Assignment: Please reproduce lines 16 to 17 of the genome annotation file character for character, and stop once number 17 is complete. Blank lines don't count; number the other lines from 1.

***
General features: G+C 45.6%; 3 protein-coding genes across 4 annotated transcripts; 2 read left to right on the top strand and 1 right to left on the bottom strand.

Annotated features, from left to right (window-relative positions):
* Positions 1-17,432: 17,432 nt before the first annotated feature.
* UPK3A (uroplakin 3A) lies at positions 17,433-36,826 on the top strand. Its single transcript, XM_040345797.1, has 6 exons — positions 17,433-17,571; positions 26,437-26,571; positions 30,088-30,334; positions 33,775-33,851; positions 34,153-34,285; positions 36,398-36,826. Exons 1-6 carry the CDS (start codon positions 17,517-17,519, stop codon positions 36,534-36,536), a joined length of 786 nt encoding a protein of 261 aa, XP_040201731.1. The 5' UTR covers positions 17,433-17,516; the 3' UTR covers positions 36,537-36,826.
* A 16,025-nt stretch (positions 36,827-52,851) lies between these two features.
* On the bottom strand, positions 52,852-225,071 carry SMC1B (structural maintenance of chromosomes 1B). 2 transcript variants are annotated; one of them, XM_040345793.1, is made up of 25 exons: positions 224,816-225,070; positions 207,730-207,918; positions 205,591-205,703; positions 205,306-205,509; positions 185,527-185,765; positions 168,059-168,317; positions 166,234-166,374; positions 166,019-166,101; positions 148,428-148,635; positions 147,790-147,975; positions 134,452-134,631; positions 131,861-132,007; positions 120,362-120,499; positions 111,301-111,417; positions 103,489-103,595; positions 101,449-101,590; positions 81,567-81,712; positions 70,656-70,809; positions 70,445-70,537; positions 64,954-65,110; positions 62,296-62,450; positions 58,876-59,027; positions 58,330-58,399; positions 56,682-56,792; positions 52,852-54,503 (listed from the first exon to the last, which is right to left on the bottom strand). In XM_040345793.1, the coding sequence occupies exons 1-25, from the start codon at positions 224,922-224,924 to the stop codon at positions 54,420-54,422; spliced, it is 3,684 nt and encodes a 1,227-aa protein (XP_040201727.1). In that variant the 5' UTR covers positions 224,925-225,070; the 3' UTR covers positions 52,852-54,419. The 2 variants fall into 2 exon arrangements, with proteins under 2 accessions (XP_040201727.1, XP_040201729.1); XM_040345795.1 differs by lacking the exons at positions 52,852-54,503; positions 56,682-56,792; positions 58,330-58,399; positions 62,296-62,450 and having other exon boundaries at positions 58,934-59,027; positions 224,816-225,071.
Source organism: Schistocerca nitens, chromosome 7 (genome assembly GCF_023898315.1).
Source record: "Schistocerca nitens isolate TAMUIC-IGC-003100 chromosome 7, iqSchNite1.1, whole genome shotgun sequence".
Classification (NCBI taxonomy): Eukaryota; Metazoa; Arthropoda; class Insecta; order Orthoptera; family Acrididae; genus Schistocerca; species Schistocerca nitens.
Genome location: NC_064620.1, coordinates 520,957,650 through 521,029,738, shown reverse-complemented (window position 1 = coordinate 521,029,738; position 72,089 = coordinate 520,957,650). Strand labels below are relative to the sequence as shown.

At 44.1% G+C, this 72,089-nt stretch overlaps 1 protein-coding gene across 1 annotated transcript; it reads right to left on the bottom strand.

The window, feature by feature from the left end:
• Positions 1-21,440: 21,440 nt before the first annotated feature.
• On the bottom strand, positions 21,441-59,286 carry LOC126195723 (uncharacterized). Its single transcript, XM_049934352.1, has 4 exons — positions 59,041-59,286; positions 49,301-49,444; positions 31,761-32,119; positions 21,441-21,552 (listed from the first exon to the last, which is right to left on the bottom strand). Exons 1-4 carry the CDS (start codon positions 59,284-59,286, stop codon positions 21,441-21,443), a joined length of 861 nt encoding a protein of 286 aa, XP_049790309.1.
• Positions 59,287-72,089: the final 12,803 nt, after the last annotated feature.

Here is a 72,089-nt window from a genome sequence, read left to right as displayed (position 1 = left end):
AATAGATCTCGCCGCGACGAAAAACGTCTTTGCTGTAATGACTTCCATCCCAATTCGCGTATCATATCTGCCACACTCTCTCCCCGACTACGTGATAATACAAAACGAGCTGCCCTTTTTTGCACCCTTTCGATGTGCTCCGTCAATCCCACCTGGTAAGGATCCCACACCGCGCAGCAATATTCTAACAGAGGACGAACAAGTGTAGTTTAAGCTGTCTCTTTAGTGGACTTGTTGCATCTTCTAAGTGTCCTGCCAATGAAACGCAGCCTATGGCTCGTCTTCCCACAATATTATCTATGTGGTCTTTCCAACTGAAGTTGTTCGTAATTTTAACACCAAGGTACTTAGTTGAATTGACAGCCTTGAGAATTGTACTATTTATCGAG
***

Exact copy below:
Here is a 72,089-nt window from a genome sequence, read left to right as displayed (position 1 = left end):
AATAGATCTCGCCGCGACGAAAAACGTCTTTGCTGTAATGACTTCCATCCCAATTCGCGTATCATATCTGCCACACTCTCTCCCCGACTACGTGATAATACAAAACGAGCTGCCCTTTTTTGCACCCTTTCGATGTGCTCCGTCAATCCCACCTGGTAAGGATCCCACACCGCGCAGCAATATTCTAACAGAGGACGAACAAGTGTAGTTTAAGCTGTCTCTTTAGTGGACTTGTTGCATCTTCTAAGTGTCCTGCCAATGAAACGCAGCCTATGGCTCGTCTTCCCACAATATTATCTATGTGGTCTTTCCAACTGAAGTTGTTCGTAATTTTAACACCAAGGTACTTAGTTGAATTGACAGCCTTGAGAATTGTACTATTTATCGAG